I remember reading in my children’s Bible about the tax collectors. Nobody liked them because they not only collected taxes, but also overcharged people and took cuts for themselves. This theme of everyone taking for themselves is all too common in our world and leads to distrust and disgust in authority.
Shortly before returning to the United States for the holidays from Malawi, a truck full of police and military men pulled up next to my car as I was driving and demanded my driver’s license. They claimed I was “dangerously parked” while stopped in a long queue of traffic to let my friends hop out across from a bus station and would, therefore, be fined K10,000 (approximately $18). As I questioned them, a military man with a large gun entered my car, sat in the passenger’s seat, and began rummaging through my glove compartment looking for other potential fines.
They wanted the money now, but I asked for a written ticket that I could pay upon going to the police station. The man with the gun remained in my car as I drove there, demeaning me and increasing my anxiety. He told me to stop asking “stupid questions,” accosted me for not understanding that there were traffic violations in this country, and reminded me that I am a foreigner. I felt helpless. Even though I knew they were trying to intimidate me and that I likely had done nothing wrong, they had succeeded in flustering me. The injustice of a made-up charge — targeting me because of my ethnicity — overshadowed the relative insignificance of the cost of the ticket. While I was an educated, competent medical student driven by altruism conducting a year of research in Malawi, in that moment, I felt dumb, silenced and violated.
I found in the book of official violations, that my ticket likely should have been for K5,000, but I ended up having someone advocate for me and pay the officer who took my license K2,000, so I could get it back before flying to the United States. This whole ordeal was only so that one man could have an extra $3.50 in his pocket. They saw me as an uninformed white person and took advantage of me — maybe to have extra money for Christmas presents, as some Malawians hypothesized. I can’t say that I can relate to feeling financial demands so strongly that I want to bribe and steal from others. And, these were employed Malawians, not to mention, the financial situation of those living off of subsistence farming, odd jobs or begging. But it seemed the police were part of a larger system of corruption, and that it was normal in Malawi or in Mozambique for a policeman to check your license and then ask you for money or a Fanta because it was hot that day. Authority could be used to get what you wanted.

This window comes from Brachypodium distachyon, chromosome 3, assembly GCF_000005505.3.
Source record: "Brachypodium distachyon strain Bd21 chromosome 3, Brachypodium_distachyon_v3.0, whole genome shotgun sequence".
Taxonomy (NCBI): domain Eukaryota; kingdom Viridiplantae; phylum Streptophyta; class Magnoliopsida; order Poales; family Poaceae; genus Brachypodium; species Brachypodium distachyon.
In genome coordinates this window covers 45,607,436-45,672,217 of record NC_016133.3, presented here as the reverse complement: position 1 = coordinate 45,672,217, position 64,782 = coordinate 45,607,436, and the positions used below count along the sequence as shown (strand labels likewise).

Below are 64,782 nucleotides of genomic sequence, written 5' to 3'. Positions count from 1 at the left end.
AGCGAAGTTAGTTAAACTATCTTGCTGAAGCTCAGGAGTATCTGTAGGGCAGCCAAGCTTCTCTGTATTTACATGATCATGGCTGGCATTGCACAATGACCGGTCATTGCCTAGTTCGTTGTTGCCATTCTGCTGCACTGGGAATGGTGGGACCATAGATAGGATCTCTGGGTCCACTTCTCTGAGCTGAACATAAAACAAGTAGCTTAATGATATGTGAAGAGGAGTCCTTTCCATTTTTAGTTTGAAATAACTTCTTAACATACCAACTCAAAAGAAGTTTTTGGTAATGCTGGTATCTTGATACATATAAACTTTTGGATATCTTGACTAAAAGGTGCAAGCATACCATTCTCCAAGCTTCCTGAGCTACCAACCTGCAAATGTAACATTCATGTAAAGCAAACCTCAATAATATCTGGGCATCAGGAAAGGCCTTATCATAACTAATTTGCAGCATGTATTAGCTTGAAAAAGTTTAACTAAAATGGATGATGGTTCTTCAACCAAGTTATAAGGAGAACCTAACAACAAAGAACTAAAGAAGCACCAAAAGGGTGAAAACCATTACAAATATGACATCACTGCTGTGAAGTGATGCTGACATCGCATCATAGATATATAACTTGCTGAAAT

When I was back in the United States for the holidays, I found an Android phone lying partially under our car in the Target parking lot. The battery was too low to retrieve a number to call to notify the owner, so we entrusted it with Target’s customer service. When handing the phone over, I wondered if I would have done the same thing in Malawi. Would a local shop employee pocket the phone? The financial need seems so much greater in Malawi than in the white suburbs of St. Louis. That phone equals school fees and extra food that month. In that sense, it is possible that financial demands trump our cultural sense of integrity.
Corruption takes something in its original state and debases it. Files can become corrupt on a computer through a virus or change in syntax. But, what corrupted the Malawian police? Assuming they entered this profession to enforce justice and protect citizens’ rights, what transformed them into extortionists who were more focused on kwacha in their pockets than safety on the road? Maybe it has to do with Maslow’s hierarchy of needs — that there isn’t enough wealth available to the average Malawian, so a bribe could mean more food on the table for their families. These Malawi and U.S. examples are not contrasted to suggest that one place is more corrupt than the other, but rather, it is to insinuate that one’s socioeconomic condition might influence or even corrupt the moral compass.
Malawi’s Cashgate scandal in 2013 caught government officials siphoning off funds for their personal bank accounts. Corruption here extends from the policeman to the president. There are many impoverished and malnourished people in Malawi, and trust that the government will relieve their problems and care for its citizens is lacking. My experience with the Malawian police was my first personal encounter with corruption, and I felt violated. But the people of Malawi have a plethora of experiences and stories that make them doubt their government, their economy and even the existence of goodness and fairness. In discussion with expats here, it seems this corruption is just less disguised — more blatant — than it is in the United States, but that isn’t to say it doesn’t exist here as well.
Global health work can seem glamorous, exotic and noble. Lessons in Lilongwe presents introspection and critical observations to illustrate what global health research and living in Africa are really like. Come join Austin on his year off of medical school for a research fellowship in Lilongwe, Malawi.